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Parental Alienation


Divorce can take a tremendous toll on your relationship with your children. The stress of having to switch homes, the anxiety that comes with watching their parents fight, and the pain of knowing that their beloved parents will never be together, can strain relationships that have already been affected by distance. However, psychologists have identified a condition known as “parental alienation” which can cause even more severe, long-lasting harm to the relationship between the parent and child. Below are some facts about parental alienation, and signs that your relationship with your child may be suffering from parental alienation.

What is Parental Alienation?

Parental alienation is the result of the custodial parent undermining the child’s relationship with the noncustodial parent by consistently speaking negatively about that parent; painting that parent as dangerous; limiting contact with the parent or encouraging the child to skip visits with that parent; forcing the child to choose between parents; and limiting the child’s contact with the other parent’s extended family. Essentially, the child is brainwashed into believing the noncustodial parent is “bad” and not worthy of a relationship with the child. One study showed that parental alienation is present in 11-15% of divorces involving children. This has a very harmful effect on the child. Not only does the child lose the support of a relationship with a loving parent, but the child often ends up internalizing the disdain that their custodial parent has for the other parent, which can result in depression, anxiety, and poor self-esteem for the child.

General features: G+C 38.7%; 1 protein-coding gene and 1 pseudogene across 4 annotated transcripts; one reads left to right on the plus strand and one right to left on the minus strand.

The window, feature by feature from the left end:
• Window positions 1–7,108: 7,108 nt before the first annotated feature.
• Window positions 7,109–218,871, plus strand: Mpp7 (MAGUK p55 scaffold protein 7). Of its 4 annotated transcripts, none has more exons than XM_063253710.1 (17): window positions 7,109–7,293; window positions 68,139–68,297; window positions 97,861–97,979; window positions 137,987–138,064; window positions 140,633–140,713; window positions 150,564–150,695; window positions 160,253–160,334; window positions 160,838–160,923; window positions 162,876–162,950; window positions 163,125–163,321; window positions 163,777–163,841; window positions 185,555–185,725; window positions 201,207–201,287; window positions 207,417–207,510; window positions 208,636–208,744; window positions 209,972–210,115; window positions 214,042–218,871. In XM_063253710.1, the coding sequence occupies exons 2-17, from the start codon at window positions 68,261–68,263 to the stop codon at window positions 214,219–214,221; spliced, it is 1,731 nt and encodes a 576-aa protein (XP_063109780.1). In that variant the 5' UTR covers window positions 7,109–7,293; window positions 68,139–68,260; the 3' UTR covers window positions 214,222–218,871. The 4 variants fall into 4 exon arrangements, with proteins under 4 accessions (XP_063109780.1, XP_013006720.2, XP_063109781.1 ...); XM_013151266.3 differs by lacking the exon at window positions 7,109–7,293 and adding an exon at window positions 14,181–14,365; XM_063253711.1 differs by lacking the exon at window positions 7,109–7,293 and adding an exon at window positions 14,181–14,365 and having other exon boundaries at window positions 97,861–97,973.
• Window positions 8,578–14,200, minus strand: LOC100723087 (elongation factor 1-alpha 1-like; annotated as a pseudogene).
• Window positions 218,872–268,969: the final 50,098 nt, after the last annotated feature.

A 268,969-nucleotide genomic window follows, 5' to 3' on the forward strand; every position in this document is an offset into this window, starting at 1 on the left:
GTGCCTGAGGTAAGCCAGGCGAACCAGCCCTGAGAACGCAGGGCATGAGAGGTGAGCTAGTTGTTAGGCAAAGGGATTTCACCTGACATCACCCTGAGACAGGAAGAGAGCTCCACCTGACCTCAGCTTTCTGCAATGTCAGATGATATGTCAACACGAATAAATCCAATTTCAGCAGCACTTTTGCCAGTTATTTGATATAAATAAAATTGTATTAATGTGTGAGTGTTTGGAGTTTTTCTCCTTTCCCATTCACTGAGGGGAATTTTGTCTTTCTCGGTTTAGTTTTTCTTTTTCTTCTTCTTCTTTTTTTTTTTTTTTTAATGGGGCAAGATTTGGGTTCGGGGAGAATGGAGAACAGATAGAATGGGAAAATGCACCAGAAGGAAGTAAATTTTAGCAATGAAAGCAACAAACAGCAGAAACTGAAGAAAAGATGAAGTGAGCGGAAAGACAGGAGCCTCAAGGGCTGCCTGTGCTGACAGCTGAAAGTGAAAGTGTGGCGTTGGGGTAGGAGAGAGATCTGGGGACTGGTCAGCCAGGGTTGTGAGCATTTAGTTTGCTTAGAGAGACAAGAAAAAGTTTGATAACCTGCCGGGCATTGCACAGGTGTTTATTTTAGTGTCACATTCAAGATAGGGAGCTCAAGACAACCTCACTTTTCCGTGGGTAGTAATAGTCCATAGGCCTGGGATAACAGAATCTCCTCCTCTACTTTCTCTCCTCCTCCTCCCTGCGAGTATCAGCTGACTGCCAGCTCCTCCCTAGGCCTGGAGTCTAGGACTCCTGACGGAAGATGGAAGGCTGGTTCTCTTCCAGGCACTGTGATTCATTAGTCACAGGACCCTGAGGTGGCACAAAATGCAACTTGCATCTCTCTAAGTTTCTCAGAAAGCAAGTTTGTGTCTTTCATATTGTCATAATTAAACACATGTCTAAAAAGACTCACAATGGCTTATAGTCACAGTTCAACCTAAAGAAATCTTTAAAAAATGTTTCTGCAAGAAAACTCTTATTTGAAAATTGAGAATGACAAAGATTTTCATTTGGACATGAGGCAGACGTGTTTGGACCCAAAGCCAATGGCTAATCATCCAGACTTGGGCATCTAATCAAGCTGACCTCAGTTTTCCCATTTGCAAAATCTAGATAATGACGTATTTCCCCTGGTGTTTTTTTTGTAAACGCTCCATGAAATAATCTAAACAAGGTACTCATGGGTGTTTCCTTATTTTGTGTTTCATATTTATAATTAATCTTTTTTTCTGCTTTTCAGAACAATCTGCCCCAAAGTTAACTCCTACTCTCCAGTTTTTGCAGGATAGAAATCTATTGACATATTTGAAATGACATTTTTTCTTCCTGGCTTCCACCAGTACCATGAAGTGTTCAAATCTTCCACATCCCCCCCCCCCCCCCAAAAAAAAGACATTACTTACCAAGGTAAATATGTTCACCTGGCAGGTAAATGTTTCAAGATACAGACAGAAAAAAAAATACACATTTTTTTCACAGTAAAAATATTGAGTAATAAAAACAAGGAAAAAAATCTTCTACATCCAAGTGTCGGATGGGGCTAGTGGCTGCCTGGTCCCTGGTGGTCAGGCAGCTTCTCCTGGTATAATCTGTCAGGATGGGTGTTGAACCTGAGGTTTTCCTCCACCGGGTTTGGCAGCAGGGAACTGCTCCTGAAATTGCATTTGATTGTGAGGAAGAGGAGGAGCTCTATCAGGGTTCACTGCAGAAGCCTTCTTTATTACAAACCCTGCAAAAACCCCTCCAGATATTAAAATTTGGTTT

What are the signs of parental alienation?

Children who are being subjected to parental alienation can suddenly become cold, cruel, or disrespectful to a parent they once loved and trusted. The child will be unable to summon anything positive to say about the alienated parent. When asked why the child has such negative feelings for the alienated parent, the child will be unable to offer rational, cogent reasons for their hatred. The child may start making excuses not to attend scheduled visitations with the alienated parent, and the other parent will facilitate this avoidance. If you notice signs of this condition, speak with your attorney so that you can raise the issue in court and insist that your visitation rights be upheld, and your relationship with your child be free from sabotage.

If you are looking for experienced and compassionate legal help with your custodial dispute in New Jersey, contact Union family law attorney John B. D’Alessandro for a consultation on your case, at 908-964-0102.

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